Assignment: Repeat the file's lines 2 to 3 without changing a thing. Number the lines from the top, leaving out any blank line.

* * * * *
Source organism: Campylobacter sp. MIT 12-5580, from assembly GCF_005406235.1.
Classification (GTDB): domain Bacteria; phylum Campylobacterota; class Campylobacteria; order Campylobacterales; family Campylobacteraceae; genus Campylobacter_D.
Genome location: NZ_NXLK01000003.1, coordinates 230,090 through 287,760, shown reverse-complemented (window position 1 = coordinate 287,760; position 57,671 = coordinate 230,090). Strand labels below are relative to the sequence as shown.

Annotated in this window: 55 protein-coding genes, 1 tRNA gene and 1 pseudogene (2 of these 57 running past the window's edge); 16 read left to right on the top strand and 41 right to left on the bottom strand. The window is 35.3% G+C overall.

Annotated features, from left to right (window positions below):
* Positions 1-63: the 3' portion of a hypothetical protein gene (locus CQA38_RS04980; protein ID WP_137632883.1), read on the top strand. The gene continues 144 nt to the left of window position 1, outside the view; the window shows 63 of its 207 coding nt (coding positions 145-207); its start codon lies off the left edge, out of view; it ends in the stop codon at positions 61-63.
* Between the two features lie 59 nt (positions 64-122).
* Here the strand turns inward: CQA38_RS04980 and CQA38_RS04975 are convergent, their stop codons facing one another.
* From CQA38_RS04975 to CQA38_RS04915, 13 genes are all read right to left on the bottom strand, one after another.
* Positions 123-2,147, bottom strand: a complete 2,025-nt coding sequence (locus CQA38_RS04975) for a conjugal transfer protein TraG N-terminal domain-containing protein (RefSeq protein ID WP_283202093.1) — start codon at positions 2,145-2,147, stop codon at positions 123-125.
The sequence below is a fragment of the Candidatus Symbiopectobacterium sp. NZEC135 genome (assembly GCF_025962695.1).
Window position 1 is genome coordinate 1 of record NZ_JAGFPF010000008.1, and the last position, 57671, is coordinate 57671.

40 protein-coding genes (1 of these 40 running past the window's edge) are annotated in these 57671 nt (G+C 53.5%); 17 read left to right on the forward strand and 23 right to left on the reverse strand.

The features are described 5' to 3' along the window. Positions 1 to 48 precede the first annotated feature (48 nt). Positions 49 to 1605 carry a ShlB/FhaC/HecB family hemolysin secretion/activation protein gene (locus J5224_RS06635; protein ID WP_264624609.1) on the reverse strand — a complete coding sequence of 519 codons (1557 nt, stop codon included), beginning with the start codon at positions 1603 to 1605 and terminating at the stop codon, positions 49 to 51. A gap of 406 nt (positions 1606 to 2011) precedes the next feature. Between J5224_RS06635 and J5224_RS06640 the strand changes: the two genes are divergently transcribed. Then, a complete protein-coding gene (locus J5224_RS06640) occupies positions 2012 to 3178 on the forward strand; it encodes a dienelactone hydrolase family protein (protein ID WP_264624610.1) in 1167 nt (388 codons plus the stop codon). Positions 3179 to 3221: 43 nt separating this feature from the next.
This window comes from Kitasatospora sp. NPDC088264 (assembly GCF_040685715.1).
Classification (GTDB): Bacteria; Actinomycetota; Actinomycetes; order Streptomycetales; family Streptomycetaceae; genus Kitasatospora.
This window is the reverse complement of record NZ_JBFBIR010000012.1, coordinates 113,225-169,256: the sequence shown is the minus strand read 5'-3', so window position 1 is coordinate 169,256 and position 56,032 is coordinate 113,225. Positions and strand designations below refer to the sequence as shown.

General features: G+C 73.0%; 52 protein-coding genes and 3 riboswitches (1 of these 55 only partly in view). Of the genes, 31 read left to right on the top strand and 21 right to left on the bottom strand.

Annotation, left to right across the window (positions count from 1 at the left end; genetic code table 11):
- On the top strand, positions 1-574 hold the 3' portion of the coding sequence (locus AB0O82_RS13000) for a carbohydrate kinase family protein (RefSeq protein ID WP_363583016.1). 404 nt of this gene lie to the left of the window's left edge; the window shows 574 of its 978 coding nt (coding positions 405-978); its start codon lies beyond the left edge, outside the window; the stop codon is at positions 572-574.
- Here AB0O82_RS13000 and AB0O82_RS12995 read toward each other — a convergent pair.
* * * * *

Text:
Classification (GTDB): domain Bacteria; phylum Campylobacterota; class Campylobacteria; order Campylobacterales; family Campylobacteraceae; genus Campylobacter_D.
Genome location: NZ_NXLK01000003.1, coordinates 230,090 through 287,760, shown reverse-complemented (window position 1 = coordinate 287,760; position 57,671 = coordinate 230,090). Strand labels below are relative to the sequence as shown.